Monthly Health Message:

Small Steps to Build Strong Bones

April 2010

Ritu Sharma, Dietetic Intern, Montclair State University
Karen Ensle Ed.D., RD, FADA, CFCS, Family and Community Health Sciences Educator,
Rutgers Cooperative Extension of Union County

Calcium is the most abundant mineral in our body and it is essential for maintaining healthy bones and teeth. We need calcium throughout our lifespan, even when we stop building bones. But, as people reach mid-adulthood, bones slowly begin to thin out. In women, the process of bone thinning increases considerably after menopause.

Nutrition experts have set daily Recommended Adequate Intakes set for calcium. For men and women ages 19 to 50, the need is 1,000 milligrams (mg) a day. For people age 51 +, the recommended intake is 1,200 mg of calcium daily. The best way to meet calcium requirements is through your diet. By eating the right foods, you can achieve peak bone mass and enhance bone density at any age.

To begin with, one of the best sources of calcium is milk. An 8 oz cup of milk contains 300 mg of calcium. If you are not a milk drinker, then a cup of yogurt or one ounce of Swiss cheese has about the same amount of calcium as milk. Also, if you are lactose intolerant, there are plenty of dairy products that are lactose-free or lactose-reduced in the supermarket and the calcium content in these products is not affected by removing the lactose.

Next on the list of calcium rich foods are sardines. Consuming 3 ounces of canned sardines provides a little more calcium than a cup of milk. Surprisingly, some leafy green vegetables are also good sources of calcium. A half cup of Chinese cabbage contains the same amount of calcium as a cup of milk. A cup of turnip greens has 200 mg of calcium.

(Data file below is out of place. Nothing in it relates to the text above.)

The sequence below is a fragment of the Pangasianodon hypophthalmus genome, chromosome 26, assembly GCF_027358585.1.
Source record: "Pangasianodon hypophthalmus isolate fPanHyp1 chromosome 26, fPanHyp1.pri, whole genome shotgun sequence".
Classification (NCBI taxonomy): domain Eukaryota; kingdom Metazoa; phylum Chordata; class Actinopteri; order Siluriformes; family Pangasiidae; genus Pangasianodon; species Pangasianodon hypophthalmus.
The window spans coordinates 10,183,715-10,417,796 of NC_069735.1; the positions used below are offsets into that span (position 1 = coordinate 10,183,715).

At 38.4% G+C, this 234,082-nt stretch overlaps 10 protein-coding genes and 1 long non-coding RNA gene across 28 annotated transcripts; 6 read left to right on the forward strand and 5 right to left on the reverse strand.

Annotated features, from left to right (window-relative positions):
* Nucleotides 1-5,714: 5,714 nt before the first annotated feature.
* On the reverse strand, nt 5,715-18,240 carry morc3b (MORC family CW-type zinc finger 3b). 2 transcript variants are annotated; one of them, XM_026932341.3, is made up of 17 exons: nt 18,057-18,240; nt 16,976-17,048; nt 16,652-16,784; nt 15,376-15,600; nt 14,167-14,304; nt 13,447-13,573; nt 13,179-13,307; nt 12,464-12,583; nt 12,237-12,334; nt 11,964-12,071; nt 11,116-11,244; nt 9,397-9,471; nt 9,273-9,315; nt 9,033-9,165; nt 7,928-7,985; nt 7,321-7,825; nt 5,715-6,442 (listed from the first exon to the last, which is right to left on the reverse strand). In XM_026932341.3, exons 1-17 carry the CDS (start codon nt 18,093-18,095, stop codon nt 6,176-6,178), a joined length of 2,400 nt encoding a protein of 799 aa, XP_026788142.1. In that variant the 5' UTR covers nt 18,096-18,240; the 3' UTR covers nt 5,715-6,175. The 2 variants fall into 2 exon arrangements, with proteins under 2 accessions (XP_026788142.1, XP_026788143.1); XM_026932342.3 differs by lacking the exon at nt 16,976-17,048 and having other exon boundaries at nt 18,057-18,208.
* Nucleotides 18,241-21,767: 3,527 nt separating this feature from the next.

Another category of calcium rich foods are fortified foods which have nutrients and minerals added to them. The calcium content of fortified orange juice and fortified cereal are about 240 mg and 1000 mg respectively. Soy foods are another good source of calcium. One half cup of tofu provides about 258 milligrams of calcium. Soy foods also contain plenty of isoflavones which help to strengthen bone density. Salmon and other types of fatty fish have calcium and vitamin D which provides bone boosting nutrients to the body. Nuts and seeds like pistachios, almonds, and sunflower seeds also contain calcium, in addition to protein, which helps build strong bones.

Too much salt in the diet increases the amount of calcium excreted in urine. To prevent bone loss, try easing up on the amount of salt you eat by trying unsalted nuts and low sodium soups. Keeping salt intake under 2,300 mg a day is recommended by the Dietary Guidelines and health experts. If you are unable to meet your calcium requirements through food, a supplement will be necessary to reach your daily requirements. Supplements generally come in 600 mg tablets that should be taken at two different meals throughout the day for maximum effectiveness.

There are no shortcuts to healthy bones. However, taking small steps to improve your diet, along with regular exercise, will help to keep your body healthier. Obtain the daily Recommended Adequate Intakes through a variety of calcium-rich foods and/or calcium supplements. Remember, eating smart and including high calcium foods and beverages will keep your bones healthy throughout your lifetime.


  1. Rutgers
  2. Executive Dean of Agriculture and Natural Resources
  3. School of Environmental and Biological Sciences